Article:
Runaway debt, a credit downgrade, sluggish to negative growth and an unrepentant finance minister are prompting analysts to question the U.K. government's economic policy.
Last week, a senior German lawmaker called France the "problem child" of the euro zone. "The French need to do their homework - they're very, very behind other countries and that is alarming because France is the second biggest economy in Europe," conservative lawmaker Michael Fuchs said.
But in several key economic metrics, Britain isn't much better than France. Both the French and U.K. economies contracted by 0.3 percent in the fourth quarter of 2012. The U.K.'s current account deficit is expected to be 3.1 percent of gross domestic product (GDP) this year, only a bit lower than France's 3.7 percent.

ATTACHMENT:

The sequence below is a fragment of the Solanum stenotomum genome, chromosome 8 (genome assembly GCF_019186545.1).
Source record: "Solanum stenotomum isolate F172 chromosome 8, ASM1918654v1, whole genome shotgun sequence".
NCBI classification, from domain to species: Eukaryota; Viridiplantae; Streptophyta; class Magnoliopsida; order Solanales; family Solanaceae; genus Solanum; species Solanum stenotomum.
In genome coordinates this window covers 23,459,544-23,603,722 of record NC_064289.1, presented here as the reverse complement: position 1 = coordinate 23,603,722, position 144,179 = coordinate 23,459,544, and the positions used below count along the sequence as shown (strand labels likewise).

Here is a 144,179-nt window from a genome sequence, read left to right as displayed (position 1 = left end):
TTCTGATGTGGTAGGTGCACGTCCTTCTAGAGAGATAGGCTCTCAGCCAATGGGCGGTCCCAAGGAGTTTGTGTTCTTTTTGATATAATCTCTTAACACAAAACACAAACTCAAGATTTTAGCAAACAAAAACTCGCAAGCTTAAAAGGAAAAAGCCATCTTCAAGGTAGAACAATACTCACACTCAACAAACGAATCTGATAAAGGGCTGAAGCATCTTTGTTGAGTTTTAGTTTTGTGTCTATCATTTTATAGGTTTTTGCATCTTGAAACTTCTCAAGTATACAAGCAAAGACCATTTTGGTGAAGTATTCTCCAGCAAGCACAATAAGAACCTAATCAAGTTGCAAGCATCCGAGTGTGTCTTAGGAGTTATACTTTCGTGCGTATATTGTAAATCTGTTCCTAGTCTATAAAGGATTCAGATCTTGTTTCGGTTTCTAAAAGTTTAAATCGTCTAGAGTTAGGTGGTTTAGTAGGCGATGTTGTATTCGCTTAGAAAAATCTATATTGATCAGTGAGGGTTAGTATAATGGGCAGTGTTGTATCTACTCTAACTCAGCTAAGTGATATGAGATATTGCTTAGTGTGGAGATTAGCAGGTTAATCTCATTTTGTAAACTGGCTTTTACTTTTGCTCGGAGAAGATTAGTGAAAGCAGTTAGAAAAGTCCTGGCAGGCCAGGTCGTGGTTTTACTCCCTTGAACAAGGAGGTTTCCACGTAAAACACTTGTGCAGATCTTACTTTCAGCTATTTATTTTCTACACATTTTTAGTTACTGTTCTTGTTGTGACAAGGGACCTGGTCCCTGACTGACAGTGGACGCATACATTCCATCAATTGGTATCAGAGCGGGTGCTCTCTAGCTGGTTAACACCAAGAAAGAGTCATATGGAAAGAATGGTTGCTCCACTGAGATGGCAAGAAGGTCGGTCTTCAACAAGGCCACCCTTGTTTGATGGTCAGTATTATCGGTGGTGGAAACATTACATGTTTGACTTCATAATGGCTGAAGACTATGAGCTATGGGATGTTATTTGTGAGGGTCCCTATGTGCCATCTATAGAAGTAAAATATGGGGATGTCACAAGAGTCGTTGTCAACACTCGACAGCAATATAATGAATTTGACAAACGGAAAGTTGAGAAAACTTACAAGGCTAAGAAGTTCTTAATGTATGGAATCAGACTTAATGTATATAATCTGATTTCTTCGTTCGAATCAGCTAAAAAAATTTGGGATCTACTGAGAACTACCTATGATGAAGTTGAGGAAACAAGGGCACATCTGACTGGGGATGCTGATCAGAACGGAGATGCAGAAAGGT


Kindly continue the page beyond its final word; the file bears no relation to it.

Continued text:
In fact, the U.K. current account deficit is predicted to be higher this year than it was in 2009 - the only developed economy to suffer such an increase.
Britain's debt-to-GDP ratio is now at 85.8 percent, not far from France's 89.9 percent.
Moody's on Friday downgraded the U.K.'s prized AAA credit rating one notch to Aa1. While Moody's said the U.K.'s credit-worthiness remained "extremely high", it attributed the downgrade to weakness in the country's medium-term growth outlook and an increasing debt burden which would peak at 96 percent of gross domestic product in 2016.
Despite calls from the opposition Labour party that the finance minister focus on growth, George Osborne said the government would not change its austerity program.